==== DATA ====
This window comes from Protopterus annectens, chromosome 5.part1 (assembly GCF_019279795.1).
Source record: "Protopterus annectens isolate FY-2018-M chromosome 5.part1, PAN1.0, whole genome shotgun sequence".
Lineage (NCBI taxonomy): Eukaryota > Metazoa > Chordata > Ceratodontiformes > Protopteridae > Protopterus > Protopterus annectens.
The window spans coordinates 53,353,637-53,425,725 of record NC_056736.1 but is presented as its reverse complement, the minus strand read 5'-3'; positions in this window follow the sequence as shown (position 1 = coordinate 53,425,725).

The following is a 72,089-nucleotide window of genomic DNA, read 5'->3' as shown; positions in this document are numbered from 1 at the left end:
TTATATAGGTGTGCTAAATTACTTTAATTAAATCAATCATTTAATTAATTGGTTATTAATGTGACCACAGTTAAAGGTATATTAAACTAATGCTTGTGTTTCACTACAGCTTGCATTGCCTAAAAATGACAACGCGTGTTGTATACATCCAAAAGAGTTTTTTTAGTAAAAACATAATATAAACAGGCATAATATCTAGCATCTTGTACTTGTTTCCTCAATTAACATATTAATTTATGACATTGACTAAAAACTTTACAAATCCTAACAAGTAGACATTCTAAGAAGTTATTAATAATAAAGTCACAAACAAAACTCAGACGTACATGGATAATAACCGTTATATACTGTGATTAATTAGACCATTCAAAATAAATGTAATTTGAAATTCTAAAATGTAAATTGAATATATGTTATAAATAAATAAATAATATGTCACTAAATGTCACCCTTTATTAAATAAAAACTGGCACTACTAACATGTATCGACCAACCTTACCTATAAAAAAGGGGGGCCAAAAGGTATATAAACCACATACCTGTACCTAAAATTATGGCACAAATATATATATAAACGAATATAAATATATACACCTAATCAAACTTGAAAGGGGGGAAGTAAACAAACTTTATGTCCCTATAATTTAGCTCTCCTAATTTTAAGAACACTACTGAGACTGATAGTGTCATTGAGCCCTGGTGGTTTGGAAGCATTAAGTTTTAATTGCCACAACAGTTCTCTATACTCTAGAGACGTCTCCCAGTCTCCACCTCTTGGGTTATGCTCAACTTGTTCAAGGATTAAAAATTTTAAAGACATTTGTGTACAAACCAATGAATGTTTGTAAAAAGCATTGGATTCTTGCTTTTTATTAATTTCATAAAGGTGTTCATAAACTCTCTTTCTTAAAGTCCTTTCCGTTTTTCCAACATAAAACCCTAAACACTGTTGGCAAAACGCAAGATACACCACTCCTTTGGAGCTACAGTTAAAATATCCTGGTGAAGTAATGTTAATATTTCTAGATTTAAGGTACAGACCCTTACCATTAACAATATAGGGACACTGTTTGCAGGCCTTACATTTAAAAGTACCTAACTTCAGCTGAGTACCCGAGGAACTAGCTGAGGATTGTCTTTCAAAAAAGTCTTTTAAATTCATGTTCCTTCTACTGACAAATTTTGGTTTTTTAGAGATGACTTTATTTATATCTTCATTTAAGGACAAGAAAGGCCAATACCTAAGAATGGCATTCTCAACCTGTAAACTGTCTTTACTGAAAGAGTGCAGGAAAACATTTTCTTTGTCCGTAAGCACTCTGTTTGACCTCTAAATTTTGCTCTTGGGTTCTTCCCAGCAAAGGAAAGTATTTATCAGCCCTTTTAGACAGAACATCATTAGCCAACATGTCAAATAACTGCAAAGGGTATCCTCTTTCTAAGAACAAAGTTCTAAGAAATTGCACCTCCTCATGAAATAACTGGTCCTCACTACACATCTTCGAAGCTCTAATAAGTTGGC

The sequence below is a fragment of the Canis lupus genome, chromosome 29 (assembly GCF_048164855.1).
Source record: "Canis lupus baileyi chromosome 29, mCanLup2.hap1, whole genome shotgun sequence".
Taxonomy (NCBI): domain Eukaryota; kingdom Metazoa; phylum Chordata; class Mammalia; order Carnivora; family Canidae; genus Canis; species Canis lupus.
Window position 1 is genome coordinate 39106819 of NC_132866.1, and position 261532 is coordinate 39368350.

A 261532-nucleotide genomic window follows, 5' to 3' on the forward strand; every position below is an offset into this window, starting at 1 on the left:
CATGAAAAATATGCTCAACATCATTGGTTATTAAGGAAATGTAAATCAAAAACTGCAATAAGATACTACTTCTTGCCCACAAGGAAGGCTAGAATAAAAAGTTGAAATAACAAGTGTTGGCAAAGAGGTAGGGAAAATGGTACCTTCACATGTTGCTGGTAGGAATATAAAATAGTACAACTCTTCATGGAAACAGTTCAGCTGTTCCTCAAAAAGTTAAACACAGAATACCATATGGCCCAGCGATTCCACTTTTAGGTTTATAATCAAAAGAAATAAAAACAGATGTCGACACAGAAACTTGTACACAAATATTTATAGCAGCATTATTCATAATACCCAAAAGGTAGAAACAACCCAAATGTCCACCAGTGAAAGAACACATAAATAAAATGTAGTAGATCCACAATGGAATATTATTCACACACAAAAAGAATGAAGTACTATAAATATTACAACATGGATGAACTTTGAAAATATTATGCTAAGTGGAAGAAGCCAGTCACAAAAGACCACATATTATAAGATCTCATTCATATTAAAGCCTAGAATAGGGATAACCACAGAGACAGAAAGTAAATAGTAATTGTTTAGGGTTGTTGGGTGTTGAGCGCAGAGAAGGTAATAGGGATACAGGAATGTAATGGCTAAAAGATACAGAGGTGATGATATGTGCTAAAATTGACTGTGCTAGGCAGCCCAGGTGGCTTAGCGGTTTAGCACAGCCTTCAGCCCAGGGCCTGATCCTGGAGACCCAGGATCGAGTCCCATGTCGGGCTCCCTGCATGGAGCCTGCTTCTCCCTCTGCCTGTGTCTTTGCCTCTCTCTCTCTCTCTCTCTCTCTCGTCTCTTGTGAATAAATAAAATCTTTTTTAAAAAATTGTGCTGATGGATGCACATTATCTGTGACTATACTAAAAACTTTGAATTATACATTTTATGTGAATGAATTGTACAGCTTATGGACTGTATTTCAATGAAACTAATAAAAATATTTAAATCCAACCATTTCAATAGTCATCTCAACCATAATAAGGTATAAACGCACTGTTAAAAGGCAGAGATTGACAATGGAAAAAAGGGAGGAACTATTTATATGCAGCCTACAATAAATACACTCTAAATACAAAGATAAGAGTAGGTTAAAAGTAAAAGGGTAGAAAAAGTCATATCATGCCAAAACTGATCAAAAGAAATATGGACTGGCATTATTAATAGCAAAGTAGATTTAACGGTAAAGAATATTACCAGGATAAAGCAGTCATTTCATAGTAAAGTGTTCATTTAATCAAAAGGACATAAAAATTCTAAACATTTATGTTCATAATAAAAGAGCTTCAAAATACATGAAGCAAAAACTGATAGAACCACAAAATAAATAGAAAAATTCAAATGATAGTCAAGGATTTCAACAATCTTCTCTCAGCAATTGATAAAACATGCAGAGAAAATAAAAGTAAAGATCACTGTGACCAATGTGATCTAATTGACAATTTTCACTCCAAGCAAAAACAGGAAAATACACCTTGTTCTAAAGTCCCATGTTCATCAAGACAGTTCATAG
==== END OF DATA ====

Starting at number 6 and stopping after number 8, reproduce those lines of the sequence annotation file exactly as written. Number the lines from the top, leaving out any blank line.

TTATATAGGTGTGCTAAATTACTTTAATTAAATCAATCATTTAATTAATTGGTTATTAATGTGACCACAGTTAAAGGTATATTAAACTAATGCTTGTGTTTCACTACAGCTTGCATTGCCTAAAAATGACAACGCGTGTTGTATACATCCAAAAGAGTTTTTTTAGTAAAAACATAATATAAACAGGCATAATATCTAGCATCTTGTACTTGTTTCCTCAATTAACATATTAATTTATGACATTGACTAAAAACTTTACAAATCCTAACAAGTAGACATTCTAAGAAGTTATTAATAATAAAGTCACAAACAAAACTCAGACGTACATGGATAATAACCGTTATATACTGTGATTAATTAGACCATTCAAAATAAATGTAATTTGAAATTCTAAAATGTAAATTGAATATATGTTATAAATAAATAAATAATATGTCACTAAATGTCACCCTTTATTAAATAAAAACTGGCACTACTAACATGTATCGACCAACCTTACCTATAAAAAAGGGGGGCCAAAAGGTATATAAACCACATACCTGTACCTAAAATTATGGCACAAATATATATATAAACGAATATAAATATATACACCTAATCAAACTTGAAAGGGGGGAAGTAAACAAACTTTATGTCCCTATAATTTAGCTCTCCTAATTTTAAGAACACTACTGAGACTGATAGTGTCATTGAGCCCTGGTGGTTTGGAAGCATTAAGTTTTAATTGCCACAACAGTTCTCTATACTCTAGAGACGTCTCCCAGTCTCCACCTCTTGGGTTATGCTCAACTTGTTCAAGGATTAAAAATTTTAAAGACATTTGTGTACAAACCAATGAATGTTTGTAAAAAGCATTGGATTCTTGCTTTTTATTAATTTCATAAAGGTGTTCATAAACTCTCTTTCTTAAAGTCCTTTCCGTTTTTCCAACATAAAACCCTAAACACTGTTGGCAAAACGCAAGATACACCACTCCTTTGGAGCTACAGTTAAAATATCCTGGTGAAGTAATGTTAATATTTCTAGATTTAAGGTACAGACCCTTACCATTAACAATATAGGGACACTGTTTGCAGGCCTTACATTTAAAAGTACCTAACTTCAGCTGAGTACCCGAGGAACTAGCTGAGGATTGTCTTTCAAAAAAGTCTTTTAAATTCATGTTCCTTCTACTGACAAATTTTGGTTTTTTAGAGATGACTTTATTTATATCTTCATTTAAGGACAAGAAAGGCCAATACCTAAGAATGGCATTCTCAACCTGTAAACTGTCTTTACTGAAAGAGTGCAGGAAAACATTTTCTTTGTCCGTAAGCACTCTGTTTGACCTCTAAATTTTGCTCTTGGGTTCTTCCCAGCAAAGGAAAGTATTTATCAGCCCTTTTAGACAGAACATCATTAGCCAACATGTCAAATAACTGCAAAGGGTATCCTCTTTCTAAGAACAAAGTTCTAAGAAATTGCACCTCCTCATGAAATAACTGGTCCTCACTACACATCTTCGAAGCTCTAATAAGTTGGC

The sequence below is a fragment of the Canis lupus genome, chromosome 29 (assembly GCF_048164855.1).
Source record: "Canis lupus baileyi chromosome 29, mCanLup2.hap1, whole genome shotgun sequence".